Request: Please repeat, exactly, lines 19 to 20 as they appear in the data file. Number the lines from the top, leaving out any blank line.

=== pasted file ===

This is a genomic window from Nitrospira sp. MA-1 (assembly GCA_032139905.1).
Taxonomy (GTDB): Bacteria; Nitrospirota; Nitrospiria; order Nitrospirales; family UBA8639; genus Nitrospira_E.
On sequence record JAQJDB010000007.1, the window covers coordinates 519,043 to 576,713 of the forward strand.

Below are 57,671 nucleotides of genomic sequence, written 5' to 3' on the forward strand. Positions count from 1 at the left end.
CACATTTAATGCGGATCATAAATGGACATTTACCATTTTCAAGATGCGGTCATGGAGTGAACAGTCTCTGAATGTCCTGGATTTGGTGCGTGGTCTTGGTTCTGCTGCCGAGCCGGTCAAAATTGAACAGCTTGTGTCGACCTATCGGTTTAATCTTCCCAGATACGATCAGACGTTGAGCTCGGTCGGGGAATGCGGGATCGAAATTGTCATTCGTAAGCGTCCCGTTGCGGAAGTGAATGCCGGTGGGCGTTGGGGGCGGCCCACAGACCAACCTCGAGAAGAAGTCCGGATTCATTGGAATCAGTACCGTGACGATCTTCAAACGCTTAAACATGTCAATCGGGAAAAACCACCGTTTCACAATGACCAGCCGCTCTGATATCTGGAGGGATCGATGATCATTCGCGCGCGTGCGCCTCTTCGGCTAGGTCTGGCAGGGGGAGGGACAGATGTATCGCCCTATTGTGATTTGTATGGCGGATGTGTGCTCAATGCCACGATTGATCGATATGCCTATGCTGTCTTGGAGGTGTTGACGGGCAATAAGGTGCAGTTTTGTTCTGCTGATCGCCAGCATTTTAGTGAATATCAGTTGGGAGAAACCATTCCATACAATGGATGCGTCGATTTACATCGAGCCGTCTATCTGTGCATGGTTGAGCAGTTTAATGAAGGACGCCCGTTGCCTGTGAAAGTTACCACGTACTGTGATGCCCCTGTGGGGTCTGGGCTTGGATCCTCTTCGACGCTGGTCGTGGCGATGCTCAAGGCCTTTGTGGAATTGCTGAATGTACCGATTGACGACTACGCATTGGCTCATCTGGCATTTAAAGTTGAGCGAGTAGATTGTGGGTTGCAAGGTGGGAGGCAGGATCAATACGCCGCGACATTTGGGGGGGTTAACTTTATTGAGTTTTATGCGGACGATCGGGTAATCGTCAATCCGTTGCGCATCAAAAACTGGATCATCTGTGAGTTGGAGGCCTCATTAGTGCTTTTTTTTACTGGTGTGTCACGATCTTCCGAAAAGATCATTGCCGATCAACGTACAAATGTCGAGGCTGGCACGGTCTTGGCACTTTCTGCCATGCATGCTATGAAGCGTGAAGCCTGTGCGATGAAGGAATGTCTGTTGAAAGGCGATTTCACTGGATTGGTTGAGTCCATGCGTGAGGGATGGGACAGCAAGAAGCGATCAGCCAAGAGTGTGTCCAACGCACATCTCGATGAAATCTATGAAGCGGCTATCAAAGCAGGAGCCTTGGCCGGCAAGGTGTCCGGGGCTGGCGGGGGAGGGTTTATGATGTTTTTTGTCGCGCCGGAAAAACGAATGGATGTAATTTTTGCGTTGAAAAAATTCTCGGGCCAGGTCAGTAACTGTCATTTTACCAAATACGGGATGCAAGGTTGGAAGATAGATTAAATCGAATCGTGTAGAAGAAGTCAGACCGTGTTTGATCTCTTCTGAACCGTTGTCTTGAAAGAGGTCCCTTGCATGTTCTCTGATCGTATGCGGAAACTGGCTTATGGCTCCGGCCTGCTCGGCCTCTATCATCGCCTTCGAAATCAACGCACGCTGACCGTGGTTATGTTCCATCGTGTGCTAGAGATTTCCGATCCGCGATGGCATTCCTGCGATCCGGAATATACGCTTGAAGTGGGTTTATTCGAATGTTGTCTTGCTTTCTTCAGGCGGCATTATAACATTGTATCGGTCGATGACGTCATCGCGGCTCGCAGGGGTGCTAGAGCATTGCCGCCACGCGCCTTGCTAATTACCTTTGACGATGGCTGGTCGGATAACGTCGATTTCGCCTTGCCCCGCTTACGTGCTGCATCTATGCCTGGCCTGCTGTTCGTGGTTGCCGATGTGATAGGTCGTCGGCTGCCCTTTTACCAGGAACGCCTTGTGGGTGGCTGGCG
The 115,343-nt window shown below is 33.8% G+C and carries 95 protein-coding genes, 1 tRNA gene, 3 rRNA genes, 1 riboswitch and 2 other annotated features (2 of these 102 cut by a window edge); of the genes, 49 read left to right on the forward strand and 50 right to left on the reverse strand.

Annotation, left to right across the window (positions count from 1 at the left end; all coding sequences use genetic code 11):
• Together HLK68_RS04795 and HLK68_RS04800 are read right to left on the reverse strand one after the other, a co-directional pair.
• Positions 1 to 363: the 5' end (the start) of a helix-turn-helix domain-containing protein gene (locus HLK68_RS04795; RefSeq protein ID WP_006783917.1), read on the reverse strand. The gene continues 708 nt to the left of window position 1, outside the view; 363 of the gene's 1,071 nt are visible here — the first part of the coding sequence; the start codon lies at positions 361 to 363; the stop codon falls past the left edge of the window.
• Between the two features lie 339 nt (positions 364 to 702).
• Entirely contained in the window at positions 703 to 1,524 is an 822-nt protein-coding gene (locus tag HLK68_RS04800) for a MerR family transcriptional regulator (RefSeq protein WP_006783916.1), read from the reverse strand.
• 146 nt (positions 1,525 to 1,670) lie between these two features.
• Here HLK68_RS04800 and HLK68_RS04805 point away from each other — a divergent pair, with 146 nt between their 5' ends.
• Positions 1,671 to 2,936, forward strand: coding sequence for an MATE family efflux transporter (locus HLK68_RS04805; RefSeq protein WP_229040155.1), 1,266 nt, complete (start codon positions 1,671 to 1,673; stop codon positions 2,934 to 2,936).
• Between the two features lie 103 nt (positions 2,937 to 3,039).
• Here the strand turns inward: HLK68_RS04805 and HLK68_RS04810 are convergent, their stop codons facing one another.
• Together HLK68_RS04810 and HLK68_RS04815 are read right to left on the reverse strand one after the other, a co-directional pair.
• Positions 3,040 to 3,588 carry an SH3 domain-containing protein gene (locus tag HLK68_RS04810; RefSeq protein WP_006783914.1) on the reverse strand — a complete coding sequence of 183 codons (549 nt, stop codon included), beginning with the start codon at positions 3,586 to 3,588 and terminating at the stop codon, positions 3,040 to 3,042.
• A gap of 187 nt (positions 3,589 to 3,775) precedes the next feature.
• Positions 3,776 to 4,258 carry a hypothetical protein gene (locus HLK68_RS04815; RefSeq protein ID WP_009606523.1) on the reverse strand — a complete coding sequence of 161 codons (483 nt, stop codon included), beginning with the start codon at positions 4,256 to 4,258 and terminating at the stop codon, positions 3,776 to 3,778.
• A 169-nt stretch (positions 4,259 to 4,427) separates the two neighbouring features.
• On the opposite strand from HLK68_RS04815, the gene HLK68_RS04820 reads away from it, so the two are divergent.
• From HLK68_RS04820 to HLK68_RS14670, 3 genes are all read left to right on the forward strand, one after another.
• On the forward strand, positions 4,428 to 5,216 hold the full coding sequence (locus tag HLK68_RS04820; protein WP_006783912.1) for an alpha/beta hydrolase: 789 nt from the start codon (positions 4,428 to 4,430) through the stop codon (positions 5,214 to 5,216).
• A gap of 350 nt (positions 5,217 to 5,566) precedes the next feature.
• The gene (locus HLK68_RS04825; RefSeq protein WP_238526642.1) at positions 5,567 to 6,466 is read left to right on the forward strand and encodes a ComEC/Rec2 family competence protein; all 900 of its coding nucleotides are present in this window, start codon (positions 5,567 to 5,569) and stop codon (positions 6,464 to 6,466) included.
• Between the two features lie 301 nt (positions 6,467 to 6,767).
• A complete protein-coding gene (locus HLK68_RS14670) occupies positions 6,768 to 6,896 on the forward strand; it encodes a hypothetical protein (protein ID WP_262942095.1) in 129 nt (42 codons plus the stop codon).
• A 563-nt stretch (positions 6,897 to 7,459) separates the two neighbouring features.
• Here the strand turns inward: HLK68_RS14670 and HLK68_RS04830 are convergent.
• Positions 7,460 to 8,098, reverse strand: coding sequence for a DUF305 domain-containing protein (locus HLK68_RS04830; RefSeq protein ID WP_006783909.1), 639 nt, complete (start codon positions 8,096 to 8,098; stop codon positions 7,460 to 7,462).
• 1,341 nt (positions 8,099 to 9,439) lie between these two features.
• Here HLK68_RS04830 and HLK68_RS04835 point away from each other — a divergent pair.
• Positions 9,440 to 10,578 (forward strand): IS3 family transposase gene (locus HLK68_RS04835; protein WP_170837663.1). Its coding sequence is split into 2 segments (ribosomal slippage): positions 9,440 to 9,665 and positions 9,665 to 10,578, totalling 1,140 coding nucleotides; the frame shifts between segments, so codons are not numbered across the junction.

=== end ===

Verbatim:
• A gap of 187 nt (positions 3,589 to 3,775) precedes the next feature.
• Positions 3,776 to 4,258 carry a hypothetical protein gene (locus HLK68_RS04815; RefSeq protein ID WP_009606523.1) on the reverse strand — a complete coding sequence of 161 codons (483 nt, stop codon included), beginning with the start codon at positions 4,256 to 4,258 and terminating at the stop codon, positions 3,776 to 3,778.